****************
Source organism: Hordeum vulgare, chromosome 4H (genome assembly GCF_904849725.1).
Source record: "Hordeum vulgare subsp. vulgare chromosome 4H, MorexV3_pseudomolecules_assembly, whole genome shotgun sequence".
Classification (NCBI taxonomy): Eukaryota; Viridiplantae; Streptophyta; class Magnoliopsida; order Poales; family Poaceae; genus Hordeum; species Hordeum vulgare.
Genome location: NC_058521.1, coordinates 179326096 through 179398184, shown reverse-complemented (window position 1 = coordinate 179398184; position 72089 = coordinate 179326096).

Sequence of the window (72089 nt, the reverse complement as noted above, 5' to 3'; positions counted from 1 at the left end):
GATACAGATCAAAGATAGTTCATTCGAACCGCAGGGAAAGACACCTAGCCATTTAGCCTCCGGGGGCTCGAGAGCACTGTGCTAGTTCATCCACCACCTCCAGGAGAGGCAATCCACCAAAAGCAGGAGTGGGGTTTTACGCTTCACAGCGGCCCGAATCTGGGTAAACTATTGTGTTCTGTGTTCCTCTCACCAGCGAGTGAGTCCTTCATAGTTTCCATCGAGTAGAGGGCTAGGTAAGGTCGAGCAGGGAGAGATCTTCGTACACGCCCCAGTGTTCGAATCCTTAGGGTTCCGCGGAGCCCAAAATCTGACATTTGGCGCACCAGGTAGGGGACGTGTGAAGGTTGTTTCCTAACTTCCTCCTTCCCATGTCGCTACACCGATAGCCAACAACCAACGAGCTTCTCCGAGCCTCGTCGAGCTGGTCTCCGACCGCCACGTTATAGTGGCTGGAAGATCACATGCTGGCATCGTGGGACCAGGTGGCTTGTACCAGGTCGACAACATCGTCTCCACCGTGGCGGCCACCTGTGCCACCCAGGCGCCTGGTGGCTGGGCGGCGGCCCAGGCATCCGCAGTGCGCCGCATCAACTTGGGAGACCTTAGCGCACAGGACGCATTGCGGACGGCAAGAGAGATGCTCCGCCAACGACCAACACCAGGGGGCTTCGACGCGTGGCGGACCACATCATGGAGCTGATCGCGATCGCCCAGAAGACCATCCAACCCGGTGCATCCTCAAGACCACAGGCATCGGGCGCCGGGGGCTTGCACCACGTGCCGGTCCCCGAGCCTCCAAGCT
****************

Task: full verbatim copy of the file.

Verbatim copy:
Source organism: Hordeum vulgare, chromosome 4H (genome assembly GCF_904849725.1).
Source record: "Hordeum vulgare subsp. vulgare chromosome 4H, MorexV3_pseudomolecules_assembly, whole genome shotgun sequence".
Classification (NCBI taxonomy): Eukaryota; Viridiplantae; Streptophyta; class Magnoliopsida; order Poales; family Poaceae; genus Hordeum; species Hordeum vulgare.
Genome location: NC_058521.1, coordinates 179326096 through 179398184, shown reverse-complemented (window position 1 = coordinate 179398184; position 72089 = coordinate 179326096).

Sequence of the window (72089 nt, the reverse complement as noted above, 5' to 3'; positions counted from 1 at the left end):
GATACAGATCAAAGATAGTTCATTCGAACCGCAGGGAAAGACACCTAGCCATTTAGCCTCCGGGGGCTCGAGAGCACTGTGCTAGTTCATCCACCACCTCCAGGAGAGGCAATCCACCAAAAGCAGGAGTGGGGTTTTACGCTTCACAGCGGCCCGAATCTGGGTAAACTATTGTGTTCTGTGTTCCTCTCACCAGCGAGTGAGTCCTTCATAGTTTCCATCGAGTAGAGGGCTAGGTAAGGTCGAGCAGGGAGAGATCTTCGTACACGCCCCAGTGTTCGAATCCTTAGGGTTCCGCGGAGCCCAAAATCTGACATTTGGCGCACCAGGTAGGGGACGTGTGAAGGTTGTTTCCTAACTTCCTCCTTCCCATGTCGCTACACCGATAGCCAACAACCAACGAGCTTCTCCGAGCCTCGTCGAGCTGGTCTCCGACCGCCACGTTATAGTGGCTGGAAGATCACATGCTGGCATCGTGGGACCAGGTGGCTTGTACCAGGTCGACAACATCGTCTCCACCGTGGCGGCCACCTGTGCCACCCAGGCGCCTGGTGGCTGGGCGGCGGCCCAGGCATCCGCAGTGCGCCGCATCAACTTGGGAGACCTTAGCGCACAGGACGCATTGCGGACGGCAAGAGAGATGCTCCGCCAACGACCAACACCAGGGGGCTTCGACGCGTGGCGGACCACATCATGGAGCTGATCGCGATCGCCCAGAAGACCATCCAACCCGGTGCATCCTCAAGACCACAGGCATCGGGCGCCGGGGGCTTGCACCACGTGCCGGTCCCCGAGCCTCCAAGCT